Hong Kong's bankers desperate for a deal to save their jobs
Equity capital markets (ECM) bankers in Hong Kong are hoping for a rebound in initial public offerings after an aggressive recruitment drive in 2021 has left many twiddling their thumbs.
“We’re up about 30% up in terms of ECM headcount and rivals will be similar,” says the head of capital markets at one US firm in Hong Kong. “That’s a lot of cost to carry and if volumes don’t pick up, then job cuts are inevitable.”
Hong Kong’s IPO market has been hit by a double whammy of geopolitical concerns and COVID restrictions, leading to a weak first quarter. Fifteen companies raised just HK$15.8bn (US$2.2bn) on the Hong Kong stock exchange during Q1, compared with 31 deals worth HK$136.5bn during the same period a year ago, according to KPMG.
Bankers are hoping activity will pick up in Hong Kong during the second quarter of 2022. Promisingly, KPMG says there is a pipeline of 150 companies applying to list in Hong Kong, including 30 from the healthcare and life sciences sectors.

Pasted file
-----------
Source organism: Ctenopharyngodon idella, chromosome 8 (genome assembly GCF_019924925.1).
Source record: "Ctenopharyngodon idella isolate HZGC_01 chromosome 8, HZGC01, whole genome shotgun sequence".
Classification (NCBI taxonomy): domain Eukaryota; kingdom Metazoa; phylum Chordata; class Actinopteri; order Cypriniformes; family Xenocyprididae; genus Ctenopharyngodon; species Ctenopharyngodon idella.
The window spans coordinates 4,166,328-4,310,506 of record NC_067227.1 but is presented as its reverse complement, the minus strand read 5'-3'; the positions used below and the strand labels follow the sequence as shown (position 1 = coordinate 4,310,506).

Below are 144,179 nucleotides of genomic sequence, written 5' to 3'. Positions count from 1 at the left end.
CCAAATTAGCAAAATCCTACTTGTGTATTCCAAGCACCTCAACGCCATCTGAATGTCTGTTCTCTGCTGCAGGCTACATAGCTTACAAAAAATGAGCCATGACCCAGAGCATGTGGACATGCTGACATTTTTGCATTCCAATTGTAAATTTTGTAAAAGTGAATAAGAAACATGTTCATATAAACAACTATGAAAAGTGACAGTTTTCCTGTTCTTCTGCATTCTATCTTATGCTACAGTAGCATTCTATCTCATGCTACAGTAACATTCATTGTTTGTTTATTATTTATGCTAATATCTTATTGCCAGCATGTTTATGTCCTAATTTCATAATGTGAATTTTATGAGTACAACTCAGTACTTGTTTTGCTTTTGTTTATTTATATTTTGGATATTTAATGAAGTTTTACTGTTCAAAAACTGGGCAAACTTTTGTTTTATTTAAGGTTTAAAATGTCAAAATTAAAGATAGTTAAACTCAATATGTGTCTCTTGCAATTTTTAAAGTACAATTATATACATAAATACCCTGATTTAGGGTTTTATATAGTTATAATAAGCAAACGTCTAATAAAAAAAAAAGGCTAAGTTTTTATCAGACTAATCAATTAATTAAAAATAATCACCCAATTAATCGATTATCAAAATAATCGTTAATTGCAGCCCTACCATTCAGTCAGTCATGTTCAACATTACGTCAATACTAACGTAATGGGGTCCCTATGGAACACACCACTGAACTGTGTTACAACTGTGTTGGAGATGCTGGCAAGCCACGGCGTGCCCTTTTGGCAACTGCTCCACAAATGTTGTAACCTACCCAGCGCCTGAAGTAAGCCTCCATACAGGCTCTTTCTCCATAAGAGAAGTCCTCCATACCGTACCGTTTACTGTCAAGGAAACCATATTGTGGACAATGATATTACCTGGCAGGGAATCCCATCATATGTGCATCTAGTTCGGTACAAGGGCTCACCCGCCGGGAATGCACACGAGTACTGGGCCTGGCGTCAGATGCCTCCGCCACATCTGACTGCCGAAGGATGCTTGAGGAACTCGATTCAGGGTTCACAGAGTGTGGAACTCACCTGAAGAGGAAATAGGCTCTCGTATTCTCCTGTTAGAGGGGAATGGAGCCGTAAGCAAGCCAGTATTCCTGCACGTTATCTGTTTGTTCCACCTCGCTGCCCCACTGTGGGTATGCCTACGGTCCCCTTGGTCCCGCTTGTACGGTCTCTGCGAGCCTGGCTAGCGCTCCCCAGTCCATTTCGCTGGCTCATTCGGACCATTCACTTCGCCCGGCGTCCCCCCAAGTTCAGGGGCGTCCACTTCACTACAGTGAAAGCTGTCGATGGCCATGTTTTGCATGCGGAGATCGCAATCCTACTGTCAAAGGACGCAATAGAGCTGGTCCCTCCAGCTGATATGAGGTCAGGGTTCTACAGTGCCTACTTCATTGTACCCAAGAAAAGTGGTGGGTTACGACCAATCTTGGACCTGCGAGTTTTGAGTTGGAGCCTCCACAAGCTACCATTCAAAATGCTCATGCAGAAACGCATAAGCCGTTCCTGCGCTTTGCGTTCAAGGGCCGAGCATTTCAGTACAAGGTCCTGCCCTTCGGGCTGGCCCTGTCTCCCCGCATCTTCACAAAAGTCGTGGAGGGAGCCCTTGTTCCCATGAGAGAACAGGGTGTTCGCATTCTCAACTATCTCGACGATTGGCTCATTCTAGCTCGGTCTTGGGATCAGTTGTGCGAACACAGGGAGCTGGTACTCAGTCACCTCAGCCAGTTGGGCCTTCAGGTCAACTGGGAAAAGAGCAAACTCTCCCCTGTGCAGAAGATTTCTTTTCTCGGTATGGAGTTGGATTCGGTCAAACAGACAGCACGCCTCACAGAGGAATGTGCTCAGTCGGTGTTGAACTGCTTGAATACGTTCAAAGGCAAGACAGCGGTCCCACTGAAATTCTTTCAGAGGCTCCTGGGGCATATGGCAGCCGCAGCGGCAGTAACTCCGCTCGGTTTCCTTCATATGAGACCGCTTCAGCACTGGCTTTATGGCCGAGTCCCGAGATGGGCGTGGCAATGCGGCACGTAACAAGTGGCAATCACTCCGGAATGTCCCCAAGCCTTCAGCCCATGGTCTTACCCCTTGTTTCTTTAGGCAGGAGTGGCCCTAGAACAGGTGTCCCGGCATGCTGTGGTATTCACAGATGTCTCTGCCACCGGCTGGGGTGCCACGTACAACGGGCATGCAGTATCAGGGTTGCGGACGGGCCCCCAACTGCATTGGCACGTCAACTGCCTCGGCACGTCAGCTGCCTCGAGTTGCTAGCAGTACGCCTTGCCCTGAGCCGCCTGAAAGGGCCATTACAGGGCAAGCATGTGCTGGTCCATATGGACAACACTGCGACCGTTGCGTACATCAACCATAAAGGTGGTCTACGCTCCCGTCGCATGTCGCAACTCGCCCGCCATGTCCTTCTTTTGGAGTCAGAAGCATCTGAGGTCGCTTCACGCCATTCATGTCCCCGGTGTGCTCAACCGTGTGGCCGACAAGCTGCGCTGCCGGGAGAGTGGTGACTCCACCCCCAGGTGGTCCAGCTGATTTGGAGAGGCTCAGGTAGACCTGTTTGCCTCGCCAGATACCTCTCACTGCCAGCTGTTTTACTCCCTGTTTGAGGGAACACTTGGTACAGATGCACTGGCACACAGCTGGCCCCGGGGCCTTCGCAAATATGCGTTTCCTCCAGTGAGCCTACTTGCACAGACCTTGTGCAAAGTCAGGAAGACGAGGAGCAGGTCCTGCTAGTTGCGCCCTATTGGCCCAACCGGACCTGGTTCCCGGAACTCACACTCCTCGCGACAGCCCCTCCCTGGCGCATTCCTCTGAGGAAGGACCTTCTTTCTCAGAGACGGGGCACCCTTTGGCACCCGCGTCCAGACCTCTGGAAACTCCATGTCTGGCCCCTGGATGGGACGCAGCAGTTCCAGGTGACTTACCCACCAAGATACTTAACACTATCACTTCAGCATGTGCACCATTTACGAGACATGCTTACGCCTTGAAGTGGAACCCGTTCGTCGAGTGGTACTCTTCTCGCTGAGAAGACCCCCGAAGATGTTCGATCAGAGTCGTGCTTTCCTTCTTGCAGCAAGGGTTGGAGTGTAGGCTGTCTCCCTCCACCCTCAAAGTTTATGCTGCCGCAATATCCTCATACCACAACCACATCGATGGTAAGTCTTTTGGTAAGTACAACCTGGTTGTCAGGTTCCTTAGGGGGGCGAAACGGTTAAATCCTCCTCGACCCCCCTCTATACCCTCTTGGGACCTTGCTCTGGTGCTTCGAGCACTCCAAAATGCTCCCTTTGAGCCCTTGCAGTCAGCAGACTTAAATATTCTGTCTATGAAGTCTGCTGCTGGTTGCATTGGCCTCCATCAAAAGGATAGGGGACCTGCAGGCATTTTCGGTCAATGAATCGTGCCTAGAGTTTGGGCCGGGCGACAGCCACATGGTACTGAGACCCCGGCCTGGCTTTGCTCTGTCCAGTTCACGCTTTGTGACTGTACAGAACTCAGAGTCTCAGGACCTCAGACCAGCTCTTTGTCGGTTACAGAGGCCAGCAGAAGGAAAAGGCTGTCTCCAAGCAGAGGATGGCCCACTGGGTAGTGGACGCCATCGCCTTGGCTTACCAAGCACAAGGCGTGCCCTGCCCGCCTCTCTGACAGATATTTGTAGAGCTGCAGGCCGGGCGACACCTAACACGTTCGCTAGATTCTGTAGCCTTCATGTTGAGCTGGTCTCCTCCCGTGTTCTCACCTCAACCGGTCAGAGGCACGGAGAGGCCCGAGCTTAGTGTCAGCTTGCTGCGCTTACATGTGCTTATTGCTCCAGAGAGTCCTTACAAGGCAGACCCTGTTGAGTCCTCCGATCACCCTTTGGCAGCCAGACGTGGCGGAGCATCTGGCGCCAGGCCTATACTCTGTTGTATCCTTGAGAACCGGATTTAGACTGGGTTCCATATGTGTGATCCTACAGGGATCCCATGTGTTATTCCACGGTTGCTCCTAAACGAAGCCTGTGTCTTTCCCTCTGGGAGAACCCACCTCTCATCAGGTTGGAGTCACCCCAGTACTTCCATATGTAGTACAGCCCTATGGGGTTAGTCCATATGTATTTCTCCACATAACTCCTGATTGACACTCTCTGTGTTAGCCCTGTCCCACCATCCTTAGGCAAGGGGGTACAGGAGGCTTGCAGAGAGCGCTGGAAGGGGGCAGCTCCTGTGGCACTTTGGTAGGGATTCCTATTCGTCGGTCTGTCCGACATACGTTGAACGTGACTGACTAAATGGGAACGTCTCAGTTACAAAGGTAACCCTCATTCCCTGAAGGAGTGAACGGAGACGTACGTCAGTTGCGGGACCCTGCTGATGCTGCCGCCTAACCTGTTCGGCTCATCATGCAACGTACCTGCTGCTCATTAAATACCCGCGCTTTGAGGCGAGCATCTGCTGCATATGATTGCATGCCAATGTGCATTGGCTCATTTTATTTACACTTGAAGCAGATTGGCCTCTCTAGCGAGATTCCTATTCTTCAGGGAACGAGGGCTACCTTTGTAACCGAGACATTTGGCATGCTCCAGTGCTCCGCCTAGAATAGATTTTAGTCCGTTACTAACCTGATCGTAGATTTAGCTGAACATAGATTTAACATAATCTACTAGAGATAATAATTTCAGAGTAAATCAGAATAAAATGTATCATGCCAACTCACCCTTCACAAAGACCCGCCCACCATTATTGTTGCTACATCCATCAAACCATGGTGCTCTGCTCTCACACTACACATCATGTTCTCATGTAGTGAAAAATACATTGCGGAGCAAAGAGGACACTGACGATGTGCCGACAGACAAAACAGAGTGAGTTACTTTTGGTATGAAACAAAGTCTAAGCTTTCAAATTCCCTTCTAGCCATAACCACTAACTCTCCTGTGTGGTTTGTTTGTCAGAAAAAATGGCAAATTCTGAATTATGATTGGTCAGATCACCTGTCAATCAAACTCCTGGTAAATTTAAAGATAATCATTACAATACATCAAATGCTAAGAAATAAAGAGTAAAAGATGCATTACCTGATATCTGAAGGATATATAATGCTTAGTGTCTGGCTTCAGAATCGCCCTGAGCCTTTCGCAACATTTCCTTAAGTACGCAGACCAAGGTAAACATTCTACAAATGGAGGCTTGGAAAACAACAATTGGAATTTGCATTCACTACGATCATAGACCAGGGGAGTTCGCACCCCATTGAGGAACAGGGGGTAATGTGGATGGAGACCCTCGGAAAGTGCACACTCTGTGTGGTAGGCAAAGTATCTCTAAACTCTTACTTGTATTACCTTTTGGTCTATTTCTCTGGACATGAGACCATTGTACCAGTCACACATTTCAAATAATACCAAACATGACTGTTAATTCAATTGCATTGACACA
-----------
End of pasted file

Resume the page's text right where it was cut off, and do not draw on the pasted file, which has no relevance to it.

The Hong Kong authorities are also trying to give local bankers a boost. They're reviewing listing rules to allow large advanced technology companies to go public in a move that will provide a boost to the local IPO market. “This can’t come soon enough. We all hired aggressively last year, particularly junior bankers. They will be the first to bear the brunt of any layoffs,” says another senior banker in Hong Kong.
Morgan Stanley maintained top spot in the ECM volume rankings in the first quarter, while Goldman dropped to sixth from second a year ago, according to first quarter figures from Dealogic. BNP Paribas topped the IPO table after working on three listings with a combined value of $295m.
Feeble activity in Hong Kong stock exchange was in stark contrast to mainland China, with China Mobile’s $8.8bn IPO, the biggest in a decade, propelling the Shanghai Stock Exchange to the most active destination for listings during the first quarter.
The picture for ECM bankers was equally bleak in other international financial centres as concerns over inflation and Russia’s invasion of Ukraine brought primary markets to stand still, with ECM activity dropping by 86% in the U.S..
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